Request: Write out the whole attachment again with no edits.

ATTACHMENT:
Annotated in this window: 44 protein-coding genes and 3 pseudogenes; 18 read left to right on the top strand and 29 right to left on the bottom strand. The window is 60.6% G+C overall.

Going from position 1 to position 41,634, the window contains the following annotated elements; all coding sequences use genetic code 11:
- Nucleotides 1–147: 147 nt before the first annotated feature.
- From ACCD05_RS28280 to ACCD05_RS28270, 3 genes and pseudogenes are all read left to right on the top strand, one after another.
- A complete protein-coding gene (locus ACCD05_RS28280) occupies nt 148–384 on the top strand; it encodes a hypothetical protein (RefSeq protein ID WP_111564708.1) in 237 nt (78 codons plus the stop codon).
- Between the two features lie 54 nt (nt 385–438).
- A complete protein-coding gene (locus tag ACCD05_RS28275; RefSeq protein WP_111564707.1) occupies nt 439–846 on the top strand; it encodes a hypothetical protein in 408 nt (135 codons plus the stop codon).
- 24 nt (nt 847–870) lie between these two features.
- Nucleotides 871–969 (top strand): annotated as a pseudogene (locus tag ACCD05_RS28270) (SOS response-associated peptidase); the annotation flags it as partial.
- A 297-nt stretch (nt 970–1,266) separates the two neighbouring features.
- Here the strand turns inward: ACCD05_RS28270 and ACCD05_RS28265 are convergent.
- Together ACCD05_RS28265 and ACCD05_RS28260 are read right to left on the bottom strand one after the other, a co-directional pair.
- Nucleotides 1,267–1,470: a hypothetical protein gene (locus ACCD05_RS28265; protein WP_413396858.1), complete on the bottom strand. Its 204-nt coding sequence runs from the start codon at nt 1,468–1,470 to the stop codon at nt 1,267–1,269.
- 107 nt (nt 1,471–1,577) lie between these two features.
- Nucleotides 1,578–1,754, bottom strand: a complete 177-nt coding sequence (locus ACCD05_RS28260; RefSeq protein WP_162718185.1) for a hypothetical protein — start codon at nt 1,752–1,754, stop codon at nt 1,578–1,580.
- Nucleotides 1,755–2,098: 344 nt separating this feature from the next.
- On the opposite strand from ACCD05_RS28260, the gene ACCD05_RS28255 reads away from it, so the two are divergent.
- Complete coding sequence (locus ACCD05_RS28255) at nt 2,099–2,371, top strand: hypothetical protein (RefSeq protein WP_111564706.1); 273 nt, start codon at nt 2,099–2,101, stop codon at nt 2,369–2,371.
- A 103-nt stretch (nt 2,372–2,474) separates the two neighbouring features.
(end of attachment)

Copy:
Annotated in this window: 44 protein-coding genes and 3 pseudogenes; 18 read left to right on the top strand and 29 right to left on the bottom strand. The window is 60.6% G+C overall.

Going from position 1 to position 41,634, the window contains the following annotated elements; all coding sequences use genetic code 11:
- Nucleotides 1–147: 147 nt before the first annotated feature.
- From ACCD05_RS28280 to ACCD05_RS28270, 3 genes and pseudogenes are all read left to right on the top strand, one after another.
- A complete protein-coding gene (locus ACCD05_RS28280) occupies nt 148–384 on the top strand; it encodes a hypothetical protein (RefSeq protein ID WP_111564708.1) in 237 nt (78 codons plus the stop codon).
- Between the two features lie 54 nt (nt 385–438).
- A complete protein-coding gene (locus tag ACCD05_RS28275; RefSeq protein WP_111564707.1) occupies nt 439–846 on the top strand; it encodes a hypothetical protein in 408 nt (135 codons plus the stop codon).
- 24 nt (nt 847–870) lie between these two features.
- Nucleotides 871–969 (top strand): annotated as a pseudogene (locus tag ACCD05_RS28270) (SOS response-associated peptidase); the annotation flags it as partial.
- A 297-nt stretch (nt 970–1,266) separates the two neighbouring features.
- Here the strand turns inward: ACCD05_RS28270 and ACCD05_RS28265 are convergent.
- Together ACCD05_RS28265 and ACCD05_RS28260 are read right to left on the bottom strand one after the other, a co-directional pair.
- Nucleotides 1,267–1,470: a hypothetical protein gene (locus ACCD05_RS28265; protein WP_413396858.1), complete on the bottom strand. Its 204-nt coding sequence runs from the start codon at nt 1,468–1,470 to the stop codon at nt 1,267–1,269.
- 107 nt (nt 1,471–1,577) lie between these two features.
- Nucleotides 1,578–1,754, bottom strand: a complete 177-nt coding sequence (locus ACCD05_RS28260; RefSeq protein WP_162718185.1) for a hypothetical protein — start codon at nt 1,752–1,754, stop codon at nt 1,578–1,580.
- Nucleotides 1,755–2,098: 344 nt separating this feature from the next.
- On the opposite strand from ACCD05_RS28260, the gene ACCD05_RS28255 reads away from it, so the two are divergent.
- Complete coding sequence (locus ACCD05_RS28255) at nt 2,099–2,371, top strand: hypothetical protein (RefSeq protein WP_111564706.1); 273 nt, start codon at nt 2,099–2,101, stop codon at nt 2,369–2,371.
- A 103-nt stretch (nt 2,372–2,474) separates the two neighbouring features.